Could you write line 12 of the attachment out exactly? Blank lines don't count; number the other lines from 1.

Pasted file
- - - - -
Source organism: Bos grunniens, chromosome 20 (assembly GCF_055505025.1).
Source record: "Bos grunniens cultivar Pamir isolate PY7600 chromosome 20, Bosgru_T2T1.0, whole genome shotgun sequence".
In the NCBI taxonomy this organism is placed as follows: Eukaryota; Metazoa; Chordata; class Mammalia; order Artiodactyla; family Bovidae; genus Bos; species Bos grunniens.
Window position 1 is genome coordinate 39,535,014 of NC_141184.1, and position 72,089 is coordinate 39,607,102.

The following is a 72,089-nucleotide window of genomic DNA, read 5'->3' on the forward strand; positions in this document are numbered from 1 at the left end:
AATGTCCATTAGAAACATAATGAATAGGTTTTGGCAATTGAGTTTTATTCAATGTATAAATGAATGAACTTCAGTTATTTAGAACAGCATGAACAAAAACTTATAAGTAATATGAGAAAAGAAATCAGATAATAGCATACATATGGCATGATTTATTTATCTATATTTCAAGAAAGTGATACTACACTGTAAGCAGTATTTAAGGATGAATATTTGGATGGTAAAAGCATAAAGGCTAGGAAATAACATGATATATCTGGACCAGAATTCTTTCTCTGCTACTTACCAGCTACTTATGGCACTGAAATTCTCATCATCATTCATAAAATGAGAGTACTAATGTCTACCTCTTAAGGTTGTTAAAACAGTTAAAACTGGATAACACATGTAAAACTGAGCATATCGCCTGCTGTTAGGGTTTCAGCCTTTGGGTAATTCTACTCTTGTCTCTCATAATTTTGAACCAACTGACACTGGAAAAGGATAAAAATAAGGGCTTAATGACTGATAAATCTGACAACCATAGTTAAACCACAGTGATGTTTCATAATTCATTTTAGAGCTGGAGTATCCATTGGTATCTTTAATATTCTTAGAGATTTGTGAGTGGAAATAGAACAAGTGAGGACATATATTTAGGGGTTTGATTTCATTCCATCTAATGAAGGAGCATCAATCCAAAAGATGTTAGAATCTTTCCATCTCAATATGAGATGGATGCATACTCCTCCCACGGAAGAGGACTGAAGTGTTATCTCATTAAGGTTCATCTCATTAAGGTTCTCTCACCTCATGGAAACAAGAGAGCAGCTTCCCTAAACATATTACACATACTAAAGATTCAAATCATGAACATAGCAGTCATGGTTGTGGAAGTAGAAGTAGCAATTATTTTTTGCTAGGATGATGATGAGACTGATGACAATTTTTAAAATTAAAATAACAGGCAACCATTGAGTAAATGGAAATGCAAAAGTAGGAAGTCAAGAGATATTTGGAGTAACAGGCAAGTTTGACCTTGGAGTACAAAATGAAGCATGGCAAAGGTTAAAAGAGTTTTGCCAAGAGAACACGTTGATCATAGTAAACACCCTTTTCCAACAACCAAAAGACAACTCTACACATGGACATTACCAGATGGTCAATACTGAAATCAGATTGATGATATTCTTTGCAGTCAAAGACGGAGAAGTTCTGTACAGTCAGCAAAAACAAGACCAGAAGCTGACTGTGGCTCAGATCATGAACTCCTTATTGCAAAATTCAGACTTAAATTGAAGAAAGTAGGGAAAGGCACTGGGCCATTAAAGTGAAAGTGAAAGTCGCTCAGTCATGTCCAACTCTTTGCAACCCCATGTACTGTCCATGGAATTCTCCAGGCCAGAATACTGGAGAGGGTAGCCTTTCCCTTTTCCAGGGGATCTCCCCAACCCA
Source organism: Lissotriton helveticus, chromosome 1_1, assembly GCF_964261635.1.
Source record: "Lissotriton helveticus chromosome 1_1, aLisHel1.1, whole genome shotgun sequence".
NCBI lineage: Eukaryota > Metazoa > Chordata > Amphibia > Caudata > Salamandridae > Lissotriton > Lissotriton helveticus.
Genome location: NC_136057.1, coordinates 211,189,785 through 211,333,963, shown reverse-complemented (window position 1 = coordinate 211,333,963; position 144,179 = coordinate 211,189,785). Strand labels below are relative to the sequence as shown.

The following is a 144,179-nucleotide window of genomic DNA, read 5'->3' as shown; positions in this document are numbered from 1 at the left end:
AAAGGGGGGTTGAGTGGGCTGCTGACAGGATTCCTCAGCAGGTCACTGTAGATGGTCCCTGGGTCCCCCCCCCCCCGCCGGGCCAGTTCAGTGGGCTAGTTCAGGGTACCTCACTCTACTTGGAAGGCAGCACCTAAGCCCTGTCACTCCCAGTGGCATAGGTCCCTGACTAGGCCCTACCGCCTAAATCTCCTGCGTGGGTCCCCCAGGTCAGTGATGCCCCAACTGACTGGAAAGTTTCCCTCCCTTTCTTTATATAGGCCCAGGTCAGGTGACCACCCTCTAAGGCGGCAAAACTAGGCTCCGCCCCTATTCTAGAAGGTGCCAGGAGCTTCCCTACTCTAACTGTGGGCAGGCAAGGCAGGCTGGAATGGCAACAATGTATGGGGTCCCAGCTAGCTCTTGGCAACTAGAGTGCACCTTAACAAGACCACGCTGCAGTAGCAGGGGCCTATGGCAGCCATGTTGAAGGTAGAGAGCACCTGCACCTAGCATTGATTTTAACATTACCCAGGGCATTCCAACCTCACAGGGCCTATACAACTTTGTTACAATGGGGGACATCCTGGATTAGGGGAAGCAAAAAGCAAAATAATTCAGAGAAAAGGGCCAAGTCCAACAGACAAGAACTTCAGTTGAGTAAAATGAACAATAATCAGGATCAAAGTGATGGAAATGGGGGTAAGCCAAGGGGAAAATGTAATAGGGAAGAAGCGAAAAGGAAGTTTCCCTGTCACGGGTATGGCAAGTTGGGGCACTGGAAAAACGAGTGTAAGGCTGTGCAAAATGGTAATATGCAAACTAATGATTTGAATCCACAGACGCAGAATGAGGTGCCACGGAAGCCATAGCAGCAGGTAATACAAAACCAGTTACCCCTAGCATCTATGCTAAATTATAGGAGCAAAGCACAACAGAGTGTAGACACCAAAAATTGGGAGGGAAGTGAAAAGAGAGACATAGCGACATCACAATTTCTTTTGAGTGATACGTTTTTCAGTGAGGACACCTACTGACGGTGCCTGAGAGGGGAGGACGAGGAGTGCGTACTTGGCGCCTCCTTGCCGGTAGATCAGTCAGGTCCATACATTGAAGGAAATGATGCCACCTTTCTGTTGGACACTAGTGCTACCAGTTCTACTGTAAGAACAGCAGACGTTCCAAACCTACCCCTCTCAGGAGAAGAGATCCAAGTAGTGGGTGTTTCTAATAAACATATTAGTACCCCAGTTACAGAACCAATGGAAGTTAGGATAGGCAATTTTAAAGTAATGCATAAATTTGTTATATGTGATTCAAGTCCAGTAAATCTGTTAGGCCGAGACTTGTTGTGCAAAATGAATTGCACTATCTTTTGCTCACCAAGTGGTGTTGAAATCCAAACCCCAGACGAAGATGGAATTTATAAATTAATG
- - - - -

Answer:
AAAGGGGGGTTGAGTGGGCTGCTGACAGGATTCCTCAGCAGGTCACTGTAGATGGTCCCTGGGTCCCCCCCCCCCCGCCGGGCCAGTTCAGTGGGCTAGTTCAGGGTACCTCACTCTACTTGGAAGGCAGCACCTAAGCCCTGTCACTCCCAGTGGCATAGGTCCCTGACTAGGCCCTACCGCCTAAATCTCCTGCGTGGGTCCCCCAGGTCAGTGATGCCCCAACTGACTGGAAAGTTTCCCTCCCTTTCTTTATATAGGCCCAGGTCAGGTGACCACCCTCTAAGGCGGCAAAACTAGGCTCCGCCCCTATTCTAGAAGGTGCCAGGAGCTTCCCTACTCTAACTGTGGGCAGGCAAGGCAGGCTGGAATGGCAACAATGTATGGGGTCCCAGCTAGCTCTTGGCAACTAGAGTGCACCTTAACAAGACCACGCTGCAGTAGCAGGGGCCTATGGCAGCCATGTTGAAGGTAGAGAGCACCTGCACCTAGCATTGATTTTAACATTACCCAGGGCATTCCAACCTCACAGGGCCTATACAACTTTGTTACAATGGGGGACATCCTGGATTAGGGGAAGCAAAAAGCAAAATAATTCAGAGAAAAGGGCCAAGTCCAACAGACAAGAACTTCAGTTGAGTAAAATGAACAATAATCAGGATCAAAGTGATGGAAATGGGGGTAAGCCAAGGGGAAAATGTAATAGGGAAGAAGCGAAAAGGAAGTTTCCCTGTCACGGGTATGGCAAGTTGGGGCACTGGAAAAACGAGTGTAAGGCTGTGCAAAATGGTAATATGCAAACTAATGATTTGAATCCACAGACGCAGAATGAGGTGCCACGGAAGCCATAGCAGCAGGTAATACAAAACCAGTTACCCCTAGCATCTATGCTAAATTATAGGAGCAAAGCACAACAGAGTGTAGACACCAAAAATTGGGAGGGAAGTGAAAAGAGAGACATAGCGACATCACAATTTCTTTTGAGTGATACGTTTTTCAGTGAGGACACCTACTGACGGTGCCTGAGAGGGGAGGACGAGGAGTGCGTACTTGGCGCCTCCTTGCCGGTAGATCAGTCAGGTCCATACATTGAAGGAAATGATGCCACCTTTCTGTTGGACACTAGTGCTACCAGTTCTACTGTAAGAACAGCAGACGTTCCAAACCTACCCCTCTCAGGAGAAGAGATCCAAGTAGTGGGTGTTTCTAATAAACATATTAGTACCCCAGTTACAGAACCAATGGAAGTTAGGATAGGCAATTTTAAAGTAATGCATAAATTTGTTATATGTGATTCAAGTCCAGTAAATCTGTTAGGCCGAGACTTGTTGTGCAAAATGAATTGCACTATCTTTTGCTCACCAAGTGGTGTTGAAATCCAAACCCCAGACGAAGATGGAATTTATAAATTAATG